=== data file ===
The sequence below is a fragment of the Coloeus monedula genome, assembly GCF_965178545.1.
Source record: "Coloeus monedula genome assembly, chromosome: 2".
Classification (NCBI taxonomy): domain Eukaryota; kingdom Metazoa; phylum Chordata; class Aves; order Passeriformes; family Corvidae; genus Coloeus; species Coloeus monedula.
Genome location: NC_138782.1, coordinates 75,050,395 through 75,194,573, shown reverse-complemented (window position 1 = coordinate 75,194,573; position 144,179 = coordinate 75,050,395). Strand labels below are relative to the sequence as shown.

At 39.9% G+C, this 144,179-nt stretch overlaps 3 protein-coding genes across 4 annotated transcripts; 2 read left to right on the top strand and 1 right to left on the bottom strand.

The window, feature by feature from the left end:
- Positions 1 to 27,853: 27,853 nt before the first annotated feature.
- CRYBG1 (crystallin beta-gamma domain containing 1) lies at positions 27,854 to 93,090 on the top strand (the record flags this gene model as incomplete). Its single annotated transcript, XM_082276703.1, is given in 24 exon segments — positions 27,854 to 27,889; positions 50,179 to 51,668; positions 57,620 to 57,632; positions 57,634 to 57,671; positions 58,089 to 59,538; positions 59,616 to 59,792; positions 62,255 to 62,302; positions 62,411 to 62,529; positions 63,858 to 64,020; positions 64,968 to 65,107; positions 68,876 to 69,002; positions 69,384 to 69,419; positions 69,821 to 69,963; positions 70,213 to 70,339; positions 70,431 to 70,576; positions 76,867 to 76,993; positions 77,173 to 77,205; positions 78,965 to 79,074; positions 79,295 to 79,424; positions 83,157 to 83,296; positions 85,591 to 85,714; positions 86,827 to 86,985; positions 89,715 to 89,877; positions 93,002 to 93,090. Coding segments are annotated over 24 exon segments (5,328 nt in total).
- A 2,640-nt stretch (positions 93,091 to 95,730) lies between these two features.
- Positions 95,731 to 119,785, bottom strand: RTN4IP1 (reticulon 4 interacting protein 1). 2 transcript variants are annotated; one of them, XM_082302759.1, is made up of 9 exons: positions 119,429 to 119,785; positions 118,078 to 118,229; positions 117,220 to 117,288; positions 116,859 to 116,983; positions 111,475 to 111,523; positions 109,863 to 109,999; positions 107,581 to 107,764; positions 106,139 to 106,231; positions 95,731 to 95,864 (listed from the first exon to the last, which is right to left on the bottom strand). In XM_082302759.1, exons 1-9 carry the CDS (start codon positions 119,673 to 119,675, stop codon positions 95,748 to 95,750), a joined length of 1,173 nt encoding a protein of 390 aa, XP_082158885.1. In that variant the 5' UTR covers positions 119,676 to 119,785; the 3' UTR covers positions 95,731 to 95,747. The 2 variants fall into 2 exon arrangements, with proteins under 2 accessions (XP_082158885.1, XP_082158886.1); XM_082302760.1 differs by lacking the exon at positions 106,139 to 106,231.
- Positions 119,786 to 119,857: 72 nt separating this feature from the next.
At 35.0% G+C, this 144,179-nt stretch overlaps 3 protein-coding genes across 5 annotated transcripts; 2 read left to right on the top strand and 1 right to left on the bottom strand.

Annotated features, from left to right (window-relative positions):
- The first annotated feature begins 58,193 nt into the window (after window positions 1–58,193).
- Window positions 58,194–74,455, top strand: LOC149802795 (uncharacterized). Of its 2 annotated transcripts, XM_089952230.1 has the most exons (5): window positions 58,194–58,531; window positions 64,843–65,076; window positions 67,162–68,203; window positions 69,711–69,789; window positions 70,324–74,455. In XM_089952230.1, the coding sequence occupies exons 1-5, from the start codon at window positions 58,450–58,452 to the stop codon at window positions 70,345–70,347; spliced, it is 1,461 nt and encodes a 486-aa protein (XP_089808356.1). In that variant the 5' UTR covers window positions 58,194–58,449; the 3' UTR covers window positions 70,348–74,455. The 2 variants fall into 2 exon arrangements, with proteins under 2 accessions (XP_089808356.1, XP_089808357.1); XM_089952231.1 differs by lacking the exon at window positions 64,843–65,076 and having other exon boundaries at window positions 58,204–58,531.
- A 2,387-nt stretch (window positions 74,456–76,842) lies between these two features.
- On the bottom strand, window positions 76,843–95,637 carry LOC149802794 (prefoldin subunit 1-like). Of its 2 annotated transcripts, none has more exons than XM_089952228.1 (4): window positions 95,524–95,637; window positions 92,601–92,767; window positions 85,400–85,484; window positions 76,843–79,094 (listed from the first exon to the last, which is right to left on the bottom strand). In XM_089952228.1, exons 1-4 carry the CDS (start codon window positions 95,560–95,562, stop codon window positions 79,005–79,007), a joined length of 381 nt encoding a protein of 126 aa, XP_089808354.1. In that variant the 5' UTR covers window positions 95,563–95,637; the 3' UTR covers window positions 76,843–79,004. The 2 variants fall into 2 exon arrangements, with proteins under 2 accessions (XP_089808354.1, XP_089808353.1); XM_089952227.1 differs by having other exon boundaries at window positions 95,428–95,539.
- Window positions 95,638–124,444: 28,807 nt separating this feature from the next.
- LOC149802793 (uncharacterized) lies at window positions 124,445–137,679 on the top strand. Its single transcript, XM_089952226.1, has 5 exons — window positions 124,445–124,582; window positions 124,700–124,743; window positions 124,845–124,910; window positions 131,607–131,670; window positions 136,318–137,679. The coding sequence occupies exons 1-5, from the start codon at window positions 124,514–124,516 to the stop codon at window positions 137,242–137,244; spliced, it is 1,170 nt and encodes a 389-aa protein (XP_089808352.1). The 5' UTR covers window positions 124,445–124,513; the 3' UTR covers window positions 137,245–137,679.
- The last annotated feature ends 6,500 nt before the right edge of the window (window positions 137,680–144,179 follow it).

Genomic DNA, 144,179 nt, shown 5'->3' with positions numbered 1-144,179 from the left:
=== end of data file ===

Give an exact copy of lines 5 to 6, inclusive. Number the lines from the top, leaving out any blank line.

At 39.9% G+C, this 144,179-nt stretch overlaps 3 protein-coding genes across 4 annotated transcripts; 2 read left to right on the top strand and 1 right to left on the bottom strand.

The window, feature by feature from the left end: